President Donald Trump has claimed that under the Affordable Care Act, insurance companies have “taken advantage of this country” and “made a fortune,” which he “stopped” by ending payments for cost-sharing subsidies on the ACA marketplaces. That’s misleading, at best, for several reasons.
Affordable Care Act
President Donald Trump said “bailouts for insurance companies” would “end very soon” if Congress didn’t pass a new health care bill. Sen. Susan Collins said the payments aren’t a bailout, “but rather help people who are very low-income afford their out-of-pocket costs.” Trump distorts the facts.
Republicans are spinning their health care bills’ impact on Medicaid. Sen. Pat Toomey made the questionable claim that under the Senate bill “no one loses coverage” gained under the Affordable Care Act’s Medicaid expansion. White House Counselor Kellyanne Conway claimed there “are not cuts to Medicaid” in the bills that reduce future Medicaid spending by hundreds of billions.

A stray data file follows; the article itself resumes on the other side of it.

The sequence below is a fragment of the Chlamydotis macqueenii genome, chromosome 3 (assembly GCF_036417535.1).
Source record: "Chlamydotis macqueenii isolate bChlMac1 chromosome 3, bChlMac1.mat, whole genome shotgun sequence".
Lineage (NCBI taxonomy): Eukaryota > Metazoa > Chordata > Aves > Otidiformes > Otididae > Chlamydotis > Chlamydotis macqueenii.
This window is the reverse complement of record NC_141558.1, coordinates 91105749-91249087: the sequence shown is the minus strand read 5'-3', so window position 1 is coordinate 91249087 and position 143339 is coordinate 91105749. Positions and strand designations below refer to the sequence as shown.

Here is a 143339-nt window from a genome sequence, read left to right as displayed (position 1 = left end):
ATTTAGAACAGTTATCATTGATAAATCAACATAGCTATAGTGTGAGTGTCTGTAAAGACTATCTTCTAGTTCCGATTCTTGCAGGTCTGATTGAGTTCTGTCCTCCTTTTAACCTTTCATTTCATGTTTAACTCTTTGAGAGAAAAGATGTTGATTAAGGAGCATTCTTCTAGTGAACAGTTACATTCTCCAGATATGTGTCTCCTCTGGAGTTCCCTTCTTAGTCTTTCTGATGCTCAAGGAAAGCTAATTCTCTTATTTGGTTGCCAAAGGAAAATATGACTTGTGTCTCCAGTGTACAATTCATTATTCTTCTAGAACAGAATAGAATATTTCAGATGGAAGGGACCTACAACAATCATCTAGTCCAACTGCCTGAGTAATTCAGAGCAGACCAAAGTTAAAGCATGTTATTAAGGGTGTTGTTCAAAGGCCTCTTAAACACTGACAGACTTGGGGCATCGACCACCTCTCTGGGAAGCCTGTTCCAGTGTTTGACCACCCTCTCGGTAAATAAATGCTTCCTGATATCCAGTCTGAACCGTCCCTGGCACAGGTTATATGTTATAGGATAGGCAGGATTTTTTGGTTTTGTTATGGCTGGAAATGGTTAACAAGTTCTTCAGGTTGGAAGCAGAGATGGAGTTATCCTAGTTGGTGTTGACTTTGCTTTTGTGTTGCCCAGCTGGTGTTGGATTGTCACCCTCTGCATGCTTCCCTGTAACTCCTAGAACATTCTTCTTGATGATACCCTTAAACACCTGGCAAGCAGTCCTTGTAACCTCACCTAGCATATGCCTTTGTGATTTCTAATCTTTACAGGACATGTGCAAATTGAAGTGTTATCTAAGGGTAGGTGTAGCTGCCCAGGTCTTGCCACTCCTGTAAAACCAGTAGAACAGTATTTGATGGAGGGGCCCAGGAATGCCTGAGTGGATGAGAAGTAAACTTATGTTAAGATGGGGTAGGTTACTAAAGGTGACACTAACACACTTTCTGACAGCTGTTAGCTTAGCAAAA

The Congressional Budget Office projects that the Senate health care bill would increase the number of uninsured Americans by 22 million in 2026 — a figure that both sides in the debate are distorting.
Sen. Rand Paul, who opposes the Senate health care bill, says subsidies “are actually greater under the Republican bill than they are under the current Obamacare law.” But the CBO says the average subsidy under the bill would be “significantly lower than the average subsidy under current law.”
House Minority Leader Nancy Pelosi cites research from two partisan groups to claim that the Republican health care bill would result in the loss of 1.8 million jobs by 2022. But a recent independent study put the expected job loss at 413,000 by that year.